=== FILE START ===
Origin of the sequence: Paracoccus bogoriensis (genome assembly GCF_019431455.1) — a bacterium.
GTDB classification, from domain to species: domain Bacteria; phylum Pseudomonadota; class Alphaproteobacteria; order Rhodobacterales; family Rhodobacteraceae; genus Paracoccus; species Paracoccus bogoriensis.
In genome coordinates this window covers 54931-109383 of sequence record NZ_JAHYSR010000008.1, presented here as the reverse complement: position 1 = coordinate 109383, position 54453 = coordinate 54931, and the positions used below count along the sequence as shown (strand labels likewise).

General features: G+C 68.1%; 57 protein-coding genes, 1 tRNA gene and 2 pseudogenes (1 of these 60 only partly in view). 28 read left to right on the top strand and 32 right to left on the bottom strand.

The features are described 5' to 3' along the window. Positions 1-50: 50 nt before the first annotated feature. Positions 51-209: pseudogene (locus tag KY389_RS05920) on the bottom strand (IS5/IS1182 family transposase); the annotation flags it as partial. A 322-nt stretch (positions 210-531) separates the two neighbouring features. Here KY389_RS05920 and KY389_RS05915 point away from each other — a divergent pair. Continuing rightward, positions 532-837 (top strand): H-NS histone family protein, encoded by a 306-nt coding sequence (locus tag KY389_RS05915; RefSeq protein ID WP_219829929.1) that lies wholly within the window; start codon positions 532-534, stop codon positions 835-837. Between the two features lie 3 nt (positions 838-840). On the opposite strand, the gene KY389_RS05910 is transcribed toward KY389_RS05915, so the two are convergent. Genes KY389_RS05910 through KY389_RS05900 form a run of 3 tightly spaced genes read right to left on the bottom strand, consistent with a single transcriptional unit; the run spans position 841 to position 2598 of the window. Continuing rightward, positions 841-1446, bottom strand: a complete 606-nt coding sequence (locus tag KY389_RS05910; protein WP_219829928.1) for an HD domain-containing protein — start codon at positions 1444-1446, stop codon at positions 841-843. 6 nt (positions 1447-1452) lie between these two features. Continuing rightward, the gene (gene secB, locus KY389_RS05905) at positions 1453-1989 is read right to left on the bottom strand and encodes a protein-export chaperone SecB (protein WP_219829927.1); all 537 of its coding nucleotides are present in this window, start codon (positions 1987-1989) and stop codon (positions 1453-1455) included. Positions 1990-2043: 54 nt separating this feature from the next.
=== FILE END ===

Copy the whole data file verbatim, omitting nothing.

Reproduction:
Origin of the sequence: Paracoccus bogoriensis (genome assembly GCF_019431455.1) — a bacterium.
GTDB classification, from domain to species: domain Bacteria; phylum Pseudomonadota; class Alphaproteobacteria; order Rhodobacterales; family Rhodobacteraceae; genus Paracoccus; species Paracoccus bogoriensis.
In genome coordinates this window covers 54931-109383 of sequence record NZ_JAHYSR010000008.1, presented here as the reverse complement: position 1 = coordinate 109383, position 54453 = coordinate 54931, and the positions used below count along the sequence as shown (strand labels likewise).

General features: G+C 68.1%; 57 protein-coding genes, 1 tRNA gene and 2 pseudogenes (1 of these 60 only partly in view). 28 read left to right on the top strand and 32 right to left on the bottom strand.

The features are described 5' to 3' along the window. Positions 1-50: 50 nt before the first annotated feature. Positions 51-209: pseudogene (locus tag KY389_RS05920) on the bottom strand (IS5/IS1182 family transposase); the annotation flags it as partial. A 322-nt stretch (positions 210-531) separates the two neighbouring features. Here KY389_RS05920 and KY389_RS05915 point away from each other — a divergent pair. Continuing rightward, positions 532-837 (top strand): H-NS histone family protein, encoded by a 306-nt coding sequence (locus tag KY389_RS05915; RefSeq protein ID WP_219829929.1) that lies wholly within the window; start codon positions 532-534, stop codon positions 835-837. Between the two features lie 3 nt (positions 838-840). On the opposite strand, the gene KY389_RS05910 is transcribed toward KY389_RS05915, so the two are convergent. Genes KY389_RS05910 through KY389_RS05900 form a run of 3 tightly spaced genes read right to left on the bottom strand, consistent with a single transcriptional unit; the run spans position 841 to position 2598 of the window. Continuing rightward, positions 841-1446, bottom strand: a complete 606-nt coding sequence (locus tag KY389_RS05910; protein WP_219829928.1) for an HD domain-containing protein — start codon at positions 1444-1446, stop codon at positions 841-843. 6 nt (positions 1447-1452) lie between these two features. Continuing rightward, the gene (gene secB, locus KY389_RS05905) at positions 1453-1989 is read right to left on the bottom strand and encodes a protein-export chaperone SecB (protein WP_219829927.1); all 537 of its coding nucleotides are present in this window, start codon (positions 1987-1989) and stop codon (positions 1453-1455) included. Positions 1990-2043: 54 nt separating this feature from the next.